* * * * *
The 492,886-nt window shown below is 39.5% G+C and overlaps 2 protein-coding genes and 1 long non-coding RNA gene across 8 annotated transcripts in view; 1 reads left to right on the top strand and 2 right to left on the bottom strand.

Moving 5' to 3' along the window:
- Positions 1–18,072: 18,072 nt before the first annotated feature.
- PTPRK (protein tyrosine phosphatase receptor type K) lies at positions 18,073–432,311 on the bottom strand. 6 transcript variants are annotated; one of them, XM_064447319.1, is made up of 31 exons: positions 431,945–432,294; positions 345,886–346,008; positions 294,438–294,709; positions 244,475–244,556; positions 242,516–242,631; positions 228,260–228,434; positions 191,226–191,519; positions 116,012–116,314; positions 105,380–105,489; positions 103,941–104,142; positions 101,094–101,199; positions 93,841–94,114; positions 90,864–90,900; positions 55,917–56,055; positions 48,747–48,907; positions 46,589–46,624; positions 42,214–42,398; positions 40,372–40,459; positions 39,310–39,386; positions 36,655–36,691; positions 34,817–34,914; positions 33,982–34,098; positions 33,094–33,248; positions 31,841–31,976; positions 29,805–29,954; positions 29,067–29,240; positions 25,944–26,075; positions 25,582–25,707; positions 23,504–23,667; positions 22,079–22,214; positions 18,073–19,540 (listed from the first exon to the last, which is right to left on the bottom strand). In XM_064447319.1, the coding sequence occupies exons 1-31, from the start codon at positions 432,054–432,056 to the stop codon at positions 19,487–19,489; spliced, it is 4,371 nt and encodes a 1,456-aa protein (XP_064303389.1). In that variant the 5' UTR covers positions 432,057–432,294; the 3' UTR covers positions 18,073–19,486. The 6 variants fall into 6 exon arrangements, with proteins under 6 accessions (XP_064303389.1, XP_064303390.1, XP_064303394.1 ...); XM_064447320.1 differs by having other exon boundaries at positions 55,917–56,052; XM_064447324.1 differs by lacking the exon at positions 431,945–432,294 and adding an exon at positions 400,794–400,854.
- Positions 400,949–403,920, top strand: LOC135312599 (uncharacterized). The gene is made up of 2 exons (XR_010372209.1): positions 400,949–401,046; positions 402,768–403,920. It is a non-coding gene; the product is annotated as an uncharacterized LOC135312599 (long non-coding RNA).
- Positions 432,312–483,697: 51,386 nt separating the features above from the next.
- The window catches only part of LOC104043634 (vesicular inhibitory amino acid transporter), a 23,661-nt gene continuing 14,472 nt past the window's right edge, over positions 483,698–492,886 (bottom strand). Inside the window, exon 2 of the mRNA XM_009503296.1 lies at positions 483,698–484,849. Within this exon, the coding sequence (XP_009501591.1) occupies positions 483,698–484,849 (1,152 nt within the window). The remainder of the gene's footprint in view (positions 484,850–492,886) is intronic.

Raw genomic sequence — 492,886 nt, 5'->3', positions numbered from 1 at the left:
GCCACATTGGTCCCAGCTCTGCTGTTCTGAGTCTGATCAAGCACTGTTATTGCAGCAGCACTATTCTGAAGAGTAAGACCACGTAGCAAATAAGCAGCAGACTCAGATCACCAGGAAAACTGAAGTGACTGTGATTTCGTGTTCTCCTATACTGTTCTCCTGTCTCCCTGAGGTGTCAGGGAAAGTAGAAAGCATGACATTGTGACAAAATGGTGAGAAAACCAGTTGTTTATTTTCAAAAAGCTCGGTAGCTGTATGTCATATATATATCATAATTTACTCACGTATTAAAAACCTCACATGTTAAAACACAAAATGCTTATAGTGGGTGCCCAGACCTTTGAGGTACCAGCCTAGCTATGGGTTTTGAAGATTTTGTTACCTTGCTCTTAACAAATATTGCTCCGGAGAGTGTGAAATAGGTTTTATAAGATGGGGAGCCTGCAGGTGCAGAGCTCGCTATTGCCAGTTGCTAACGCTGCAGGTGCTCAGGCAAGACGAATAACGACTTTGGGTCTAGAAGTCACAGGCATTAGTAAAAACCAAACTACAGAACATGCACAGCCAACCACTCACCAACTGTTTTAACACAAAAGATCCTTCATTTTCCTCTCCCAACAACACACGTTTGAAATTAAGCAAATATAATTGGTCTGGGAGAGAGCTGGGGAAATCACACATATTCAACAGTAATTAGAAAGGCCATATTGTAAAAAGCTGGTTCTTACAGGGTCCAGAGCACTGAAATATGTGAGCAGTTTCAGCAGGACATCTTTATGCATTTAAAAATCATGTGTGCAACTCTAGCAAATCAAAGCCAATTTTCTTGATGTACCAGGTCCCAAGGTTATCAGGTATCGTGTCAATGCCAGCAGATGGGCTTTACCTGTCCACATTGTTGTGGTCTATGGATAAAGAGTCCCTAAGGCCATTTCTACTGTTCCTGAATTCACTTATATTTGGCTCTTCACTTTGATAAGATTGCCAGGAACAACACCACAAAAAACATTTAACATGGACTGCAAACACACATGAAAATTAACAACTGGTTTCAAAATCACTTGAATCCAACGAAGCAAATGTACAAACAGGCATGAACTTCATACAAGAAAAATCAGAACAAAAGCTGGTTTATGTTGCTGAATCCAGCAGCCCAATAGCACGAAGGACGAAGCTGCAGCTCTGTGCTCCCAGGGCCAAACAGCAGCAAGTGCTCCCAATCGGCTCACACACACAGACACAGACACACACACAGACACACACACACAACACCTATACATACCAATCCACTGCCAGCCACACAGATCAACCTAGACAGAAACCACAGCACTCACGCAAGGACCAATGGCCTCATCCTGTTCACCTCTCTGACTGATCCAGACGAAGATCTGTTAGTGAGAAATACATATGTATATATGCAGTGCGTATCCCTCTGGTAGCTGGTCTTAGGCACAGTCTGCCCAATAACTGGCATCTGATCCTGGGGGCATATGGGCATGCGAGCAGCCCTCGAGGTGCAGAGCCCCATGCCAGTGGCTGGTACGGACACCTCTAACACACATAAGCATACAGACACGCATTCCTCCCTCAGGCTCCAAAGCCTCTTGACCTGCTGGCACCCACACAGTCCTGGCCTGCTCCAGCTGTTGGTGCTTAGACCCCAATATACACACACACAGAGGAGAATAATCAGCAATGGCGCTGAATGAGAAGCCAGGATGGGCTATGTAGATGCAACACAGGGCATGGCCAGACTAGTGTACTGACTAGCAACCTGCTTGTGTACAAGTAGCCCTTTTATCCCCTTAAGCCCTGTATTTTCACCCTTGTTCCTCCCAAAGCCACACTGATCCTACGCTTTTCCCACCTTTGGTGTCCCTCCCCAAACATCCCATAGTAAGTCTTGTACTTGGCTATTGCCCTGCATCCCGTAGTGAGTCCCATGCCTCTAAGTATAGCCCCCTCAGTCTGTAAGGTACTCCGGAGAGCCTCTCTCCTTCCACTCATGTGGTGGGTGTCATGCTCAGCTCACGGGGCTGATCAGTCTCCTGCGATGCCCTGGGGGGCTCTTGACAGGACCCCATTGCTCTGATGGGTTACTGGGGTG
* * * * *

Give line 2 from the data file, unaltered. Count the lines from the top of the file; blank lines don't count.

Moving 5' to 3' along the window: